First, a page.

Sensory stimulation of the foot and ankle early post-stroke: A pilot and feasibility study

Aries, Alison M., Pomeroy, Valerie M., Sim, Julius, Read, Susan and Hunter, Susan M. (2021) Sensory stimulation of the foot and ankle early post-stroke: A pilot and feasibility study. Frontiers in Neurology, 12. ISSN 1664-2295

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Abstract

Background: Somatosensory stimulation of the lower extremity could improve motor recovery and walking post-stroke. This pilot study investigated the feasibility of a subsequent randomized controlled trial (RCT) to determine whether task-specific gait training is more effective following either (a) intensive hands-on somatosensory stimulation or (b) wearing textured insoles. Objectives: Determine recruitment and attrition rates, adherence to intervention, acceptability and viability of interventions and outcome measures, and estimate variance of outcome data to inform sample size for a subsequent RCT. Methods: Design: randomized, single-blinded, mixed-methods pilot study. Setting: In-patient rehabilitation ward and community. Participants: n = 34, 18+years, 42–112 days following anterior or posterior circulation stroke, able to follow simple commands, able to walk independently pre-stroke, and providing informed consent. Intervention: Twenty 30-min sessions of task-specific gait training (TSGT) (delivered over 6 weeks) in addition to either: (a) 30–60 min mobilization and tactile stimulation (MTS); or (b) unlimited textured insole (TI) wearing. Outcomes: Ankle range of movement (electrogoniometer), touch-pressure sensory thresholds (Semmes Weinstein Monofilaments), motor impairment (Lower Extremity Motricity Index), walking ability and speed (Functional Ambulation Category, 5-m walk test, pressure insoles) and function (modified Rivermead Mobility Index), measured before randomization, post-intervention, and 1-month thereafter (follow-up). Adherence to allocated intervention and actual dose delivered (fidelity) were documented in case report forms and daily diaries. Focus groups further explored acceptability of interventions and study experience. Analysis: Recruitment, attrition, and dose adherence rates were calculated as percentages of possible totals. Thematic analysis of daily diaries and focus group data was undertaken. Standard deviations of outcome measures were calculated and used to inform a sample size calculation. Results: Recruitment, attrition, and adherence rates were 48.57, 5.88, and 96.88%, respectively. Focus groups, daily-diaries and case report forms indicated acceptability of interventions and outcome measures to participants. The 5-m walk was selected as primary outcome measure for a future trial [mean (SD) at end of intervention: 16.86 (11.24) MTS group and 21.56 (13.57) TI group]; sample size calculation indicated 60 participants are required per group. Conclusion: Recruitment, attrition and adherence rates and acceptability of interventions and outcomes justify a subsequent powered RCT of MTS+TSGT compared with TI+TSGT.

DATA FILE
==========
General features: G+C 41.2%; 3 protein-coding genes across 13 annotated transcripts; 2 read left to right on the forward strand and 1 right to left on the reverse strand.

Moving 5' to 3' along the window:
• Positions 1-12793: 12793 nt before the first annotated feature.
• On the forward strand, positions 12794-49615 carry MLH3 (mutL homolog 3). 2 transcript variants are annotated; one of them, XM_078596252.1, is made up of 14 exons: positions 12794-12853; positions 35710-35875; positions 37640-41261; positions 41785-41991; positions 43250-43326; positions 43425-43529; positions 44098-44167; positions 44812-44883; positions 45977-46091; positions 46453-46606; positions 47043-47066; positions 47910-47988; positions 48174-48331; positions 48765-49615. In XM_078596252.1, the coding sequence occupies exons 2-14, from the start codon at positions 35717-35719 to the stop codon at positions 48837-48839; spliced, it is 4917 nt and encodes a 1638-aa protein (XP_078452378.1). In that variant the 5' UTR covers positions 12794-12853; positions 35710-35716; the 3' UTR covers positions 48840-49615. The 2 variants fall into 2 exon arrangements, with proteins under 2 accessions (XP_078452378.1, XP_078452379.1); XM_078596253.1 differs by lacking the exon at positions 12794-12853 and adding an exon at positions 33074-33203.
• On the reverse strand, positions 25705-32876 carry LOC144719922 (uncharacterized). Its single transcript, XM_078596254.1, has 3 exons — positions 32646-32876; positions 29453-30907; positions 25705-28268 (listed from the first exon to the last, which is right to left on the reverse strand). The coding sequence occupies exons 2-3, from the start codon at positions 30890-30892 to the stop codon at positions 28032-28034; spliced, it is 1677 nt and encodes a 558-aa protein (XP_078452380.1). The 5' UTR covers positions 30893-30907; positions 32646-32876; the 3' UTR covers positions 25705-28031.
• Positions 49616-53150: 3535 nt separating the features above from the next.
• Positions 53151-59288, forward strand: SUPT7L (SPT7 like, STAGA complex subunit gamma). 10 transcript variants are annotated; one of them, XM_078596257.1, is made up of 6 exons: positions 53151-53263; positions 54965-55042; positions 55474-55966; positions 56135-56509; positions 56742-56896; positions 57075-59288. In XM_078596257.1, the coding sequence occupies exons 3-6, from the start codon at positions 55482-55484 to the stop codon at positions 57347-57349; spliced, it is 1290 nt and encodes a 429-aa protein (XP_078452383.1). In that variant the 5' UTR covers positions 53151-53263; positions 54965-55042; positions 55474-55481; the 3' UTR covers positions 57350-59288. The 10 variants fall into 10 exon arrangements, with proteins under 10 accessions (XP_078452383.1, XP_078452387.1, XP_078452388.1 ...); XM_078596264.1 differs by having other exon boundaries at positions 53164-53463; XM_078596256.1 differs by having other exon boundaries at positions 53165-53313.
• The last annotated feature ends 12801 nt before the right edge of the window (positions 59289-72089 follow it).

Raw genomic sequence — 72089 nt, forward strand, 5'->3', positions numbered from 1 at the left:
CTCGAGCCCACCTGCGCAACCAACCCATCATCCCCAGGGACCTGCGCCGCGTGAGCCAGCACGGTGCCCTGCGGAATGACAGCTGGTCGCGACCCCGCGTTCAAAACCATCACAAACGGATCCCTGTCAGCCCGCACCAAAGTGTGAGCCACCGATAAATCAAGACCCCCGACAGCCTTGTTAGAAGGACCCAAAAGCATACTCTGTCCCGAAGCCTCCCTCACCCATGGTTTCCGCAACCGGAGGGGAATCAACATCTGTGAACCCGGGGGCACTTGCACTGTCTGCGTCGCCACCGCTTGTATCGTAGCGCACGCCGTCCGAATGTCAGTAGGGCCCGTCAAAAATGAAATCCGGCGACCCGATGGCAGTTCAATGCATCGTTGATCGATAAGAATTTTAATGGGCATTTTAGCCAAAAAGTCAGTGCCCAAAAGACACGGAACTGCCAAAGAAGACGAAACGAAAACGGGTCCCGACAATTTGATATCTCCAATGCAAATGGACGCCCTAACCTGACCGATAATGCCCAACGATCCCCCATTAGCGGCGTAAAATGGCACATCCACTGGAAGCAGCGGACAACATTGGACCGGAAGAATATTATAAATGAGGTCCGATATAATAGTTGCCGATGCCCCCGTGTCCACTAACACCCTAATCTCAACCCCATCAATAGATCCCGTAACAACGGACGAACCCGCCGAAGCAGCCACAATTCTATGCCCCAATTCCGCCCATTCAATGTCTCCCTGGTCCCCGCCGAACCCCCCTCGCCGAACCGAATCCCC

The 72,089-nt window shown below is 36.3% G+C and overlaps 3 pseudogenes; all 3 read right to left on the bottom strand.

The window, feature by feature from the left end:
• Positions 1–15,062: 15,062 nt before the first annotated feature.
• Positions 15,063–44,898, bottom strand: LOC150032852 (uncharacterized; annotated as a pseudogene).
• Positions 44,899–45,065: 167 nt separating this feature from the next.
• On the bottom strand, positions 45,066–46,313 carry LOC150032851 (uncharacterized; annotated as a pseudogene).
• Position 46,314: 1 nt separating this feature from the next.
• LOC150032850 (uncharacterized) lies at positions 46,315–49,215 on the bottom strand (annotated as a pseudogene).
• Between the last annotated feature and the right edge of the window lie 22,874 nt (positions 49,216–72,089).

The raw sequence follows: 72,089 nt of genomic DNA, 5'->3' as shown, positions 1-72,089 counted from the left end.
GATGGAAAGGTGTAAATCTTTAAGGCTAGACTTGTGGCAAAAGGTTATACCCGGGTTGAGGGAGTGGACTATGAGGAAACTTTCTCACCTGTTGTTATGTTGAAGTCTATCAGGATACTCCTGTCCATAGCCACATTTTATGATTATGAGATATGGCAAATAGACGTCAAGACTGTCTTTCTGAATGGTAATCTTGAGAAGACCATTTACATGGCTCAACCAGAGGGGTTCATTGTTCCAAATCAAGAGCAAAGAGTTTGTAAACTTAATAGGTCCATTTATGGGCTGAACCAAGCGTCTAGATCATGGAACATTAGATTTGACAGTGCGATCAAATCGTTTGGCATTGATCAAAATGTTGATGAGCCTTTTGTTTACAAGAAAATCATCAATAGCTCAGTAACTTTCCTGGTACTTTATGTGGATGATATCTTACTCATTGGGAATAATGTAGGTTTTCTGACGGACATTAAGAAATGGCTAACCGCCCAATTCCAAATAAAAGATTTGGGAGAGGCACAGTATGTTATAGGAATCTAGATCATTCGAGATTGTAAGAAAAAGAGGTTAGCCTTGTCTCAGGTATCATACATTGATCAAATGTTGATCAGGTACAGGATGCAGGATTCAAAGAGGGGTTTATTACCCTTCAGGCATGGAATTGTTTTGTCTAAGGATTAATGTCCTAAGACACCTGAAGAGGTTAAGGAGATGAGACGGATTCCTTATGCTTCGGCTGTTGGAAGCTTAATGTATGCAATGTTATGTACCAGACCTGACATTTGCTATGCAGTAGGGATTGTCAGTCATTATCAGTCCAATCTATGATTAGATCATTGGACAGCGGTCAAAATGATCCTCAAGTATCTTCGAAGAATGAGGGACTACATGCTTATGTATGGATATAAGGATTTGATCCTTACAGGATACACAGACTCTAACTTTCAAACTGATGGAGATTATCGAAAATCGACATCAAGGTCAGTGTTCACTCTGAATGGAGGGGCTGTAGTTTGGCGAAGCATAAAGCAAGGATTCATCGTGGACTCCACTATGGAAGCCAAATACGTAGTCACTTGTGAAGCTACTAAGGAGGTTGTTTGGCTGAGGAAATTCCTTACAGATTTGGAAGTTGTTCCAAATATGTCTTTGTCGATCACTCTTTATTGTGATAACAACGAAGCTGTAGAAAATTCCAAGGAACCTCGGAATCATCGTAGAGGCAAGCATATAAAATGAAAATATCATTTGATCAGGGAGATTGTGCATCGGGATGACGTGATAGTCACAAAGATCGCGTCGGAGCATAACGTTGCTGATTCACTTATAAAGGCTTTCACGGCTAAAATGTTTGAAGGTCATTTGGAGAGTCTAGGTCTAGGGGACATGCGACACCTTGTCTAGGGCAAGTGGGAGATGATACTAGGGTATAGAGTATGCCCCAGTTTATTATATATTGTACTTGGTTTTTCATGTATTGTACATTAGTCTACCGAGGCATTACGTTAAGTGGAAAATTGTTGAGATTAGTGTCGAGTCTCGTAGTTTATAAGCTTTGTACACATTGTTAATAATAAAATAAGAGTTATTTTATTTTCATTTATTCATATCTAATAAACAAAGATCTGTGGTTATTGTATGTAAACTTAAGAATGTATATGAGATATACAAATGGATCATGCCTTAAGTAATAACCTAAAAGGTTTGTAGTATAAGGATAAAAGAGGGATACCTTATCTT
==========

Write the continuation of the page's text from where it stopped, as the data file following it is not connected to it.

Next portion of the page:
Item Type: Article
Faculty \ School: Faculty of Medicine and Health Sciences > School of Health Sciences
Depositing User: LivePure Connector
Date Deposited: 14 Jul 2021 00:29
Last Modified: 29 Jul 2021 00:10
URI: https://ueaeprints.uea.ac.uk/id/eprint/80553
DOI: 10.3389/fneur.2021.675106

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